THE BUSINESS IMPERATIVE | MATCHING CREATIVITY WITH COMMERCIAL
WHEN THE PRICE IS RIGHT
It’s important to remember that Lakme Fashion Week is only ten years old and that the fashion industry in India is still relatively young; with that in mind, it’s no surprise that emerging designers in the country have a lot to learn when it comes to building a sustainable career. Pricing garments over and above what merchandisers and consumers are willing to pay is the most common mistake made by young designers. “You need to get your pricing right,” says Sharma, who advises young designers not to look at recouping their cost of entry into the biannual fashion week. Badlani was recently asked to give her advice to this season’s Gen Next designers, “the customer is not going to pay any price just because it’s a ‘designer garment’,” she relayed, “new designers really need to establish themselves, set certain design and quality standards before they can start demanding a [high] price.” Assomull-Sippy sums it up, “as a Gen Next designer you have to be cheaper, it’s like that anywhere in the world. You buy a younger designer, you’re not going to pay what you pay for Chanel and Yves Saint Laurent.”
The Gen Next show is the time and place for designers to be creative, quirky, even over-the-top but designers must translate those garments into more wearable pieces or face a dearth of sales, a pitfall many young designers fall pray to. When asked why so many young designers have troubling translating critical success into commercial, Sharma says they must carefully observe what’s going on in their stalls. “Take what works, what doesn’t work,” she says, “and while you can go crazy on the ramp, have real pieces up in your stall! Conduct a business, what’s stopping you?” Narula agrees, he’s firm about encouraging creativity in Gen Next designers while reminding them to create more wearable pieces off the runway. Fashion journalist for the Hindustan Times and LFW front row regular Vinod Nair has seen dozens of young designers come and go, he argues they need to focus on financial imperatives for staying power. “I’d much rather see them doing commercially viable collections then trying to do overly creative ones,” he says, “their idea should be to appeal to the buyers. Most of them come from middle class backgrounds so their idea should be to sell what they make. Creativity can come much later when they’re established.”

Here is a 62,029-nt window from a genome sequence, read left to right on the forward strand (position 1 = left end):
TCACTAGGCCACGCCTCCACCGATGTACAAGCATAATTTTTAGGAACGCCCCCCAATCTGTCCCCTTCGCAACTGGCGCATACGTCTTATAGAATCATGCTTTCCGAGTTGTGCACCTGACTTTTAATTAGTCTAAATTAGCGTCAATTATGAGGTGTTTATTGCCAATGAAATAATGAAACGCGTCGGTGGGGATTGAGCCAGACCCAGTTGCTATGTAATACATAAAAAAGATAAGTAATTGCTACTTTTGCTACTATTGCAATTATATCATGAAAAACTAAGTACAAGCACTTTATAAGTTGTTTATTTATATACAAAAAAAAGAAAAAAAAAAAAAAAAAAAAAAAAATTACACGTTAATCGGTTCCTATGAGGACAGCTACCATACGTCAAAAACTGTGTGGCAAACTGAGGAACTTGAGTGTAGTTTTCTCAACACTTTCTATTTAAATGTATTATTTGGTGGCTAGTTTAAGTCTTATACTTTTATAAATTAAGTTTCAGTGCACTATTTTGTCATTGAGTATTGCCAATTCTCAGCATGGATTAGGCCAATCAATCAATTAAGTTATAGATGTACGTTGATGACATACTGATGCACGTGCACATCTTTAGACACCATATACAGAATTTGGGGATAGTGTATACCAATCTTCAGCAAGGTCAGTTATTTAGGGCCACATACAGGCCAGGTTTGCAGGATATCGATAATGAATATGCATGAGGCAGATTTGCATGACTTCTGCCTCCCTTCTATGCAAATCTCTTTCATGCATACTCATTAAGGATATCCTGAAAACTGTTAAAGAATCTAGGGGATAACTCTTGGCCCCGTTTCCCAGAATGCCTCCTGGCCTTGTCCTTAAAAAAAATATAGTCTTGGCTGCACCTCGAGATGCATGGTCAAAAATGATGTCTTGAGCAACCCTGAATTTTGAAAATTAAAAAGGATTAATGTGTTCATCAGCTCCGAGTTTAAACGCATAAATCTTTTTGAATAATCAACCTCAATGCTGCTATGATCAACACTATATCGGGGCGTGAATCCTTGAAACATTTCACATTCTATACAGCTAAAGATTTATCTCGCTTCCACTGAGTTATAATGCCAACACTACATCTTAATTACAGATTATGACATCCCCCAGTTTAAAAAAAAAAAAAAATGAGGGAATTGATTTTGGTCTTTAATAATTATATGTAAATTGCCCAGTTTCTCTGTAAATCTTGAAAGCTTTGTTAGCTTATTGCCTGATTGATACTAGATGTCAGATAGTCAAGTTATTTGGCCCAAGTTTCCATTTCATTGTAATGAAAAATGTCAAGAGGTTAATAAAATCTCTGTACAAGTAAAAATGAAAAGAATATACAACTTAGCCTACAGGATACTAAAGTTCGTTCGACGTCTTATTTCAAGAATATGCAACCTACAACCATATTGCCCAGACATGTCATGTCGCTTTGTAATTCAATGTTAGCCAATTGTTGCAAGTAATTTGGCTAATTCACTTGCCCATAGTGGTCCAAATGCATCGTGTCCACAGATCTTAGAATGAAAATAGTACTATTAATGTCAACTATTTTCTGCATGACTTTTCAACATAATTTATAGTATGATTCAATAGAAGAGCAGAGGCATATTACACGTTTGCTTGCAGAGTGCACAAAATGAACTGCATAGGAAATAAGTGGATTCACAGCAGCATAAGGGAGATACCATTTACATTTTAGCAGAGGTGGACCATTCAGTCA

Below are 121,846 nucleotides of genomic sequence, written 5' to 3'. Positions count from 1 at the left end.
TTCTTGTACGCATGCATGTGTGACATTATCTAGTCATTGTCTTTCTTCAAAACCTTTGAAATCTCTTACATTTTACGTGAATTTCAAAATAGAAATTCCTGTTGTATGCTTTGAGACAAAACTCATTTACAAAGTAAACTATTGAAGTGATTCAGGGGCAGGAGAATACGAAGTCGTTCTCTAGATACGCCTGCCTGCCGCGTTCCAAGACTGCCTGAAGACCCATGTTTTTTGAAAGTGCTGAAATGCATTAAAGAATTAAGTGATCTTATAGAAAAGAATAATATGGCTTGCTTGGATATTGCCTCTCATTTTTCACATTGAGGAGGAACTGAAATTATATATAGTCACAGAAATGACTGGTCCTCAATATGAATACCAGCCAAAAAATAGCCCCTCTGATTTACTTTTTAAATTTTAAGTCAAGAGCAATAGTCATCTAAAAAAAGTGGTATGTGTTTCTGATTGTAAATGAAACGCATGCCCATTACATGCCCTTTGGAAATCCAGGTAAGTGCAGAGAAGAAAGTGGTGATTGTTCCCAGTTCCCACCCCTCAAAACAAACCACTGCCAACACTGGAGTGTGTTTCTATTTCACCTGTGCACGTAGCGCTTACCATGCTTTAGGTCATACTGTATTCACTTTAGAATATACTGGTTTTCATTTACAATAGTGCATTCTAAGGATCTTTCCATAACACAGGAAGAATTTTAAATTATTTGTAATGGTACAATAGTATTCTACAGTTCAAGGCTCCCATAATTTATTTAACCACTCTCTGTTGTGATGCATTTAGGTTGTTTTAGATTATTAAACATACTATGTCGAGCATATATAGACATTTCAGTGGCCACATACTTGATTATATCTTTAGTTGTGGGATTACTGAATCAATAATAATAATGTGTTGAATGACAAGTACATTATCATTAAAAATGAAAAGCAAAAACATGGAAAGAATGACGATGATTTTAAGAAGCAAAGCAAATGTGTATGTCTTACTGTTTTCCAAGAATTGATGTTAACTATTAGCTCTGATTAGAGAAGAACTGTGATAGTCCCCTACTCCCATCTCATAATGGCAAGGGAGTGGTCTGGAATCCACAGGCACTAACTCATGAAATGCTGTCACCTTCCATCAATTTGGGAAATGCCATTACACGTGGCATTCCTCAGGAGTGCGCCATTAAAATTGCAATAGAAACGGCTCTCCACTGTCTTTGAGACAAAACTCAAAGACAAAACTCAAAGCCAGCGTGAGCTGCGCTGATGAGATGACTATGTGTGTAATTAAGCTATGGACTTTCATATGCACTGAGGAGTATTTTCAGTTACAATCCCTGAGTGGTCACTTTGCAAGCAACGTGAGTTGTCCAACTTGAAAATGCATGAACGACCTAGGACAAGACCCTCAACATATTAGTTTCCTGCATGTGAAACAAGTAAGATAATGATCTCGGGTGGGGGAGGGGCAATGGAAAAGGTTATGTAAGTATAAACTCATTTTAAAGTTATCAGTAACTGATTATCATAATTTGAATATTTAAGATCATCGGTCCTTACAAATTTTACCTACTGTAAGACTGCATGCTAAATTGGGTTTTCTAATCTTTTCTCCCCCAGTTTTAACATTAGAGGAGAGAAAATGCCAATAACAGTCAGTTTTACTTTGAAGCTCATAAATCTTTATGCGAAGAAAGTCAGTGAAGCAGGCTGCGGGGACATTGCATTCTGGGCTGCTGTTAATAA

GEN NEXT CASE STUDY
Yogesh Chaudhary and Tanya Sharma were the two favorite Gen Next designers from last season who enjoyed enormous critical success, however only one of them was able to fully translate that commercially. Award-winning young designer Chaudhary impressed much of the fashion industry when he debuted an expertly finished collection of striped garments in black, white and blue. Long skirts, caftans, shirts and even a sari detailed with sequins were destined to fly off the rack had it not been for his ambitious price points. “Don’t think you can sell a Rs. 8000 or Rs. 9000 shirt,” (approx. US 150) said Sharma of Gen Next designers, “who are you at that time? They need to be real.” Though the designer admits some said his prices were too high, some personal clients told him he had priced himself too low. Mohit Rai, a freelance stylist who is working with Chaudhary, said designers have started pricing their garments far too low. “It’s almost like you’re buying a shirt out of Zara,” he says, “you won’t get the quality if you have those kinds of prices, you won’t get good finishes, fabrics or construction.” This season Chaudhary’s colorful Ms. Pac Man inspired collection is more appropriately priced, says the designer, who was thrilled to see his sari on Indian fashionista and Bollywood actress Sonam Kapoor only a few days after it was first sent down the runway. If the front row of his show was any indication of the promising career he is sure to have then it’s worth mentioning that many of the top fashion journalists and editors were wearing pieces from his first collection.